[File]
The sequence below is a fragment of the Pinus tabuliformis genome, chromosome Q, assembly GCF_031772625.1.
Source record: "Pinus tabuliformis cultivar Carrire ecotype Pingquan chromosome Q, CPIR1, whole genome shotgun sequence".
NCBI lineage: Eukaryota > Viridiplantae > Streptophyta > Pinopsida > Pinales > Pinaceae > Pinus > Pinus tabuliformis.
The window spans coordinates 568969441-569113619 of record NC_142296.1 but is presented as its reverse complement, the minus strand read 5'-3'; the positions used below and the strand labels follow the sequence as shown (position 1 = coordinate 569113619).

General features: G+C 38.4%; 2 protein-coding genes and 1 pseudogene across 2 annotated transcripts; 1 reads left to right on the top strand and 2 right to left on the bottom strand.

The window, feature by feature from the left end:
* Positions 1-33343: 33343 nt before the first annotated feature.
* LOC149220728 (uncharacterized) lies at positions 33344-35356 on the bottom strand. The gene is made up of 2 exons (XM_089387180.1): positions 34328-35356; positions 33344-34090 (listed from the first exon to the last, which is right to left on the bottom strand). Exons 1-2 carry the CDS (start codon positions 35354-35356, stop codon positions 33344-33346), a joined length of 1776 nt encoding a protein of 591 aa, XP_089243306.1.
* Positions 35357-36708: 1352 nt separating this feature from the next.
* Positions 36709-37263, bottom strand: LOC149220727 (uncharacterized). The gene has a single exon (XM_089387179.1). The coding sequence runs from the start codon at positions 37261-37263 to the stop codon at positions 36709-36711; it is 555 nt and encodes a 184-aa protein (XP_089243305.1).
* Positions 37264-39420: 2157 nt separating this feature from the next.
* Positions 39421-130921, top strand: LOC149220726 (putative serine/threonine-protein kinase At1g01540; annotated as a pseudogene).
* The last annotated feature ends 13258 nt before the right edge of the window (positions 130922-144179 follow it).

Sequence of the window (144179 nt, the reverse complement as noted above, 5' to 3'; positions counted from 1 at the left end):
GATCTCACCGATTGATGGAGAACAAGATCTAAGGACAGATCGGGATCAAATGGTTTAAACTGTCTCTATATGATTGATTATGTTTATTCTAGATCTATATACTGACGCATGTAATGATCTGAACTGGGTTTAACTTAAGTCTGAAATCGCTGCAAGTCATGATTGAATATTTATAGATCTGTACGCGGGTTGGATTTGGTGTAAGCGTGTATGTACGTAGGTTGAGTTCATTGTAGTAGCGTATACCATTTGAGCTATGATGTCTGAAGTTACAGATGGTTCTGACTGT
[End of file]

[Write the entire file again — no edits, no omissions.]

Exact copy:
The sequence below is a fragment of the Pinus tabuliformis genome, chromosome Q, assembly GCF_031772625.1.
Source record: "Pinus tabuliformis cultivar Carrire ecotype Pingquan chromosome Q, CPIR1, whole genome shotgun sequence".
NCBI lineage: Eukaryota > Viridiplantae > Streptophyta > Pinopsida > Pinales > Pinaceae > Pinus > Pinus tabuliformis.
The window spans coordinates 568969441-569113619 of record NC_142296.1 but is presented as its reverse complement, the minus strand read 5'-3'; the positions used below and the strand labels follow the sequence as shown (position 1 = coordinate 569113619).

General features: G+C 38.4%; 2 protein-coding genes and 1 pseudogene across 2 annotated transcripts; 1 reads left to right on the top strand and 2 right to left on the bottom strand.

The window, feature by feature from the left end:
* Positions 1-33343: 33343 nt before the first annotated feature.
* LOC149220728 (uncharacterized) lies at positions 33344-35356 on the bottom strand. The gene is made up of 2 exons (XM_089387180.1): positions 34328-35356; positions 33344-34090 (listed from the first exon to the last, which is right to left on the bottom strand). Exons 1-2 carry the CDS (start codon positions 35354-35356, stop codon positions 33344-33346), a joined length of 1776 nt encoding a protein of 591 aa, XP_089243306.1.
* Positions 35357-36708: 1352 nt separating this feature from the next.
* Positions 36709-37263, bottom strand: LOC149220727 (uncharacterized). The gene has a single exon (XM_089387179.1). The coding sequence runs from the start codon at positions 37261-37263 to the stop codon at positions 36709-36711; it is 555 nt and encodes a 184-aa protein (XP_089243305.1).
* Positions 37264-39420: 2157 nt separating this feature from the next.
* Positions 39421-130921, top strand: LOC149220726 (putative serine/threonine-protein kinase At1g01540; annotated as a pseudogene).
* The last annotated feature ends 13258 nt before the right edge of the window (positions 130922-144179 follow it).

Sequence of the window (144179 nt, the reverse complement as noted above, 5' to 3'; positions counted from 1 at the left end):
GATCTCACCGATTGATGGAGAACAAGATCTAAGGACAGATCGGGATCAAATGGTTTAAACTGTCTCTATATGATTGATTATGTTTATTCTAGATCTATATACTGACGCATGTAATGATCTGAACTGGGTTTAACTTAAGTCTGAAATCGCTGCAAGTCATGATTGAATATTTATAGATCTGTACGCGGGTTGGATTTGGTGTAAGCGTGTATGTACGTAGGTTGAGTTCATTGTAGTAGCGTATACCATTTGAGCTATGATGTCTGAAGTTACAGATGGTTCTGACTGT